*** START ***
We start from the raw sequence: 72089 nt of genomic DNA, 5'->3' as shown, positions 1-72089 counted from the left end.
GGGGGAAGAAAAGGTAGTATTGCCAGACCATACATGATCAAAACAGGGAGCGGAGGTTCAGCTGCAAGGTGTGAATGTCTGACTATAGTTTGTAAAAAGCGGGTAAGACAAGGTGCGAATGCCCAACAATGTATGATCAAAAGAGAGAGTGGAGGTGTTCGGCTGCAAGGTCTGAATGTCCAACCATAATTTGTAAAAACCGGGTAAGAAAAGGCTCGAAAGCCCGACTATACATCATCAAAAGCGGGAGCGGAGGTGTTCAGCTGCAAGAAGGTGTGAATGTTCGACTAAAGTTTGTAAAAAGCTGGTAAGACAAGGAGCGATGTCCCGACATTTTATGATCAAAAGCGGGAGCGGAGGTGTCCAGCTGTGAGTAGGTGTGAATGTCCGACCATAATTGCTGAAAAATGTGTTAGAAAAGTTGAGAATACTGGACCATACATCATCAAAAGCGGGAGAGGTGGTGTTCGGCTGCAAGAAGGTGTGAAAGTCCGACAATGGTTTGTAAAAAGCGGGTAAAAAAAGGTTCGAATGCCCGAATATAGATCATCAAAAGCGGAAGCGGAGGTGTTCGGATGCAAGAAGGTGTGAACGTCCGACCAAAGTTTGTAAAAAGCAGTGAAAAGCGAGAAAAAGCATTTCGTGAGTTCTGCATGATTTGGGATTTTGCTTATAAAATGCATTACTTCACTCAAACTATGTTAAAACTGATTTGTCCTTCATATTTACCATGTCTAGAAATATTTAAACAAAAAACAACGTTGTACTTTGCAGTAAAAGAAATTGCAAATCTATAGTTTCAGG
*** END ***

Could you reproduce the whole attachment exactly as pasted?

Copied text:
We start from the raw sequence: 72089 nt of genomic DNA, 5'->3' as shown, positions 1-72089 counted from the left end.
GGGGGAAGAAAAGGTAGTATTGCCAGACCATACATGATCAAAACAGGGAGCGGAGGTTCAGCTGCAAGGTGTGAATGTCTGACTATAGTTTGTAAAAAGCGGGTAAGACAAGGTGCGAATGCCCAACAATGTATGATCAAAAGAGAGAGTGGAGGTGTTCGGCTGCAAGGTCTGAATGTCCAACCATAATTTGTAAAAACCGGGTAAGAAAAGGCTCGAAAGCCCGACTATACATCATCAAAAGCGGGAGCGGAGGTGTTCAGCTGCAAGAAGGTGTGAATGTTCGACTAAAGTTTGTAAAAAGCTGGTAAGACAAGGAGCGATGTCCCGACATTTTATGATCAAAAGCGGGAGCGGAGGTGTCCAGCTGTGAGTAGGTGTGAATGTCCGACCATAATTGCTGAAAAATGTGTTAGAAAAGTTGAGAATACTGGACCATACATCATCAAAAGCGGGAGAGGTGGTGTTCGGCTGCAAGAAGGTGTGAAAGTCCGACAATGGTTTGTAAAAAGCGGGTAAAAAAAGGTTCGAATGCCCGAATATAGATCATCAAAAGCGGAAGCGGAGGTGTTCGGATGCAAGAAGGTGTGAACGTCCGACCAAAGTTTGTAAAAAGCAGTGAAAAGCGAGAAAAAGCATTTCGTGAGTTCTGCATGATTTGGGATTTTGCTTATAAAATGCATTACTTCACTCAAACTATGTTAAAACTGATTTGTCCTTCATATTTACCATGTCTAGAAATATTTAAACAAAAAACAACGTTGTACTTTGCAGTAAAAGAAATTGCAAATCTATAGTTTCAGG